The immigration crises of the 21st century have contributed to a prodigious output of contemporary films, many of which will be showcased at SFJFF37. Inclusive of a Hollywood classic, the Exodus sidebar will examine the experiences of refugees that underscores similarities between past and contemporary currents of xenophobia, populism and extreme nationalism.
Over the past five years, tens of thousands of refugees from sub-Saharan Africa have sought relief and safety in Israel only to find a society bitterly divided on how to treat them. Filmmaker Beth Toni Kruvant examines Israel’s moral obligation to extend aid and comfort to the refugees and the role that race and religion play in the willingness of a community to accept them in their midst.
Haunting in its relevance for today’s refugee crisis, this star-studded 1976 film evokes the hopes and fears of a people uprooted from their homes en route to a promised land on the MS St. Louis, the ship that brought 937 Jews escaping Germany on the eve of the Shoah in 1939 to the shores of Cuba, where they are forbidden to disembark (only to then be similarly rejected by the United States and Canada)
The current refugee crisis, the deepest the world has seen since World War II, has been burned into everyone’s consciousness. Journalist and filmmaker Pia Lenz set out to approach the topic with a new set of eyes. She follows two families as they resettle in Germany. Lenz is as patient as the film’s subjects, taking the time to transform from making a film about the refugee problem to a thoughtful look at the refugees as individuals
This timely fiction/documentary hybrid plays with our minds as a European lectures, then interrogates refugees from Africa and the Middle East who are seeking asylum. He tells them they are not wanted, then that they deserve refugee status, then asks specific questions to weed out those who do not qualify. First-time helmer Guido Hendrikx uses innovative and provocative techniques to make us share in the emotions of the most powerless people in the world.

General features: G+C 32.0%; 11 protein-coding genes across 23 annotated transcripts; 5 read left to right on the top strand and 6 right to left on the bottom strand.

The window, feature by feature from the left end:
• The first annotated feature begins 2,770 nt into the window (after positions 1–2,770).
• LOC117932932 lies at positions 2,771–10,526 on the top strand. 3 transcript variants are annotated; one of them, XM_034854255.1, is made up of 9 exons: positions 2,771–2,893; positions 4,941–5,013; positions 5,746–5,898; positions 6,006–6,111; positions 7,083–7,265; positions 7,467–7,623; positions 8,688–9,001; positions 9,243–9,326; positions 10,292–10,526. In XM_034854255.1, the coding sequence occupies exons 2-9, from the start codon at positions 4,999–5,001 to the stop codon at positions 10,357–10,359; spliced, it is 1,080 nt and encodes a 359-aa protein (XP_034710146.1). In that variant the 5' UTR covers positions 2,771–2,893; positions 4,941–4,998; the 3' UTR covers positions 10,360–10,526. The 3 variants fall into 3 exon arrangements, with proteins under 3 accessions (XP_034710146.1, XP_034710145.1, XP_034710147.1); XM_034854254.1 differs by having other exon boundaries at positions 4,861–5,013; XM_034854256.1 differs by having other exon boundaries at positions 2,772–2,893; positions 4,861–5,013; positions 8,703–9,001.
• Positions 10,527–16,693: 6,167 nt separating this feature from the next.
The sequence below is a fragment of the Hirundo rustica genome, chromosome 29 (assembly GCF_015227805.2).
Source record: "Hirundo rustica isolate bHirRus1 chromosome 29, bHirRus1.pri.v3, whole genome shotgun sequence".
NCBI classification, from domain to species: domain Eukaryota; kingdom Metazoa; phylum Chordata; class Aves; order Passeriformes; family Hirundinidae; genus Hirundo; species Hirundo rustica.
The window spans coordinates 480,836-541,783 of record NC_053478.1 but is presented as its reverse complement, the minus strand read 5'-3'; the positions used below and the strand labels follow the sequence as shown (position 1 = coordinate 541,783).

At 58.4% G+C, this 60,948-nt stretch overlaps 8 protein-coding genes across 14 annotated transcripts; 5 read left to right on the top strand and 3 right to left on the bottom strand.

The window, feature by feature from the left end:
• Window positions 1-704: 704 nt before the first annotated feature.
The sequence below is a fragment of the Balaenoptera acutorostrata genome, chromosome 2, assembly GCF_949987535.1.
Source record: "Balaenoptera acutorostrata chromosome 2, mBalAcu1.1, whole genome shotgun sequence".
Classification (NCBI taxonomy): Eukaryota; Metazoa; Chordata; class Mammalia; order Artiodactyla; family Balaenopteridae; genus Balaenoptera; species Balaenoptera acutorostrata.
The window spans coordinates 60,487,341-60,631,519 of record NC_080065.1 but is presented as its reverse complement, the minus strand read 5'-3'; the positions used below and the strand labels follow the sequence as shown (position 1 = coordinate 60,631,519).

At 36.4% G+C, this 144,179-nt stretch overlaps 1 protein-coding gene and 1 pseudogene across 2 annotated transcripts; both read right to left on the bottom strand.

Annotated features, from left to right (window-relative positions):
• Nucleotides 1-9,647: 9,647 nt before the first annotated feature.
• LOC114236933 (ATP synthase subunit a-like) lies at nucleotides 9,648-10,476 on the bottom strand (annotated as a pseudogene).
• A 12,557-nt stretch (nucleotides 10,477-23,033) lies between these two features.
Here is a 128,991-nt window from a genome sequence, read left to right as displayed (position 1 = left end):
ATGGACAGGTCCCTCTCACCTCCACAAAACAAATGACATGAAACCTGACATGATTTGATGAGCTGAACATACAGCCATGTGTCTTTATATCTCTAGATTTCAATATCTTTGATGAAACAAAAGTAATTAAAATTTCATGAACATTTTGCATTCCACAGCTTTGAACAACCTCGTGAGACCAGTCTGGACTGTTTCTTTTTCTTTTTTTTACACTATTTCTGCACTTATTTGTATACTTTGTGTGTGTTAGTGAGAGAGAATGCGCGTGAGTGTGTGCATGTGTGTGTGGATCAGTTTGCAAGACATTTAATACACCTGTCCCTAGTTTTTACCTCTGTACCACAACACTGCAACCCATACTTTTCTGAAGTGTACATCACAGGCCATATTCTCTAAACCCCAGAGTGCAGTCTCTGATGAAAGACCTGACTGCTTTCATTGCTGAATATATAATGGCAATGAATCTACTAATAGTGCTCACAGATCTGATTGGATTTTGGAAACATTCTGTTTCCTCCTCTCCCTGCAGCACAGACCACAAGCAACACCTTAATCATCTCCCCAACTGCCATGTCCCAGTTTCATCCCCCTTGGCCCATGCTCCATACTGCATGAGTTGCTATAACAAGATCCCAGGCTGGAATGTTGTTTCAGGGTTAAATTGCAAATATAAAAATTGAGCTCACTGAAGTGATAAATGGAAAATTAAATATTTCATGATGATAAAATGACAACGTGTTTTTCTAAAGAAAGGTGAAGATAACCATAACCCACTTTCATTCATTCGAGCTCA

Golyam Dervent, Bulgaria: When gentle village postman Ivan runs for mayor on the platform of welcoming Syrian refugees, the outcome of this humble election (to be decided by fewer than 50 voters) soon takes on all the trappings of a high drama campaign. This often funny, always absorbing documentary that screened at the Sundance Film Festival shows the uneasy confrontation of a small village with the wider world during a time of humanitarian crisis.
Following the Castro screening of Stranger in Paradise, SFJFF is pleased to present a panel discussion on the refugee and immigration crisis with Mark Hetfield, Executive Director of HIAS; Amy Weiss, Director of Refugee and Immigrant Services, Jewish Family & Community Services East Bay; Subhi Nahas, Syrian refugee and LGBTQ activist and moderated by Michael Krasny, host of KQED's Forum.
$110 Members / $130 General Public
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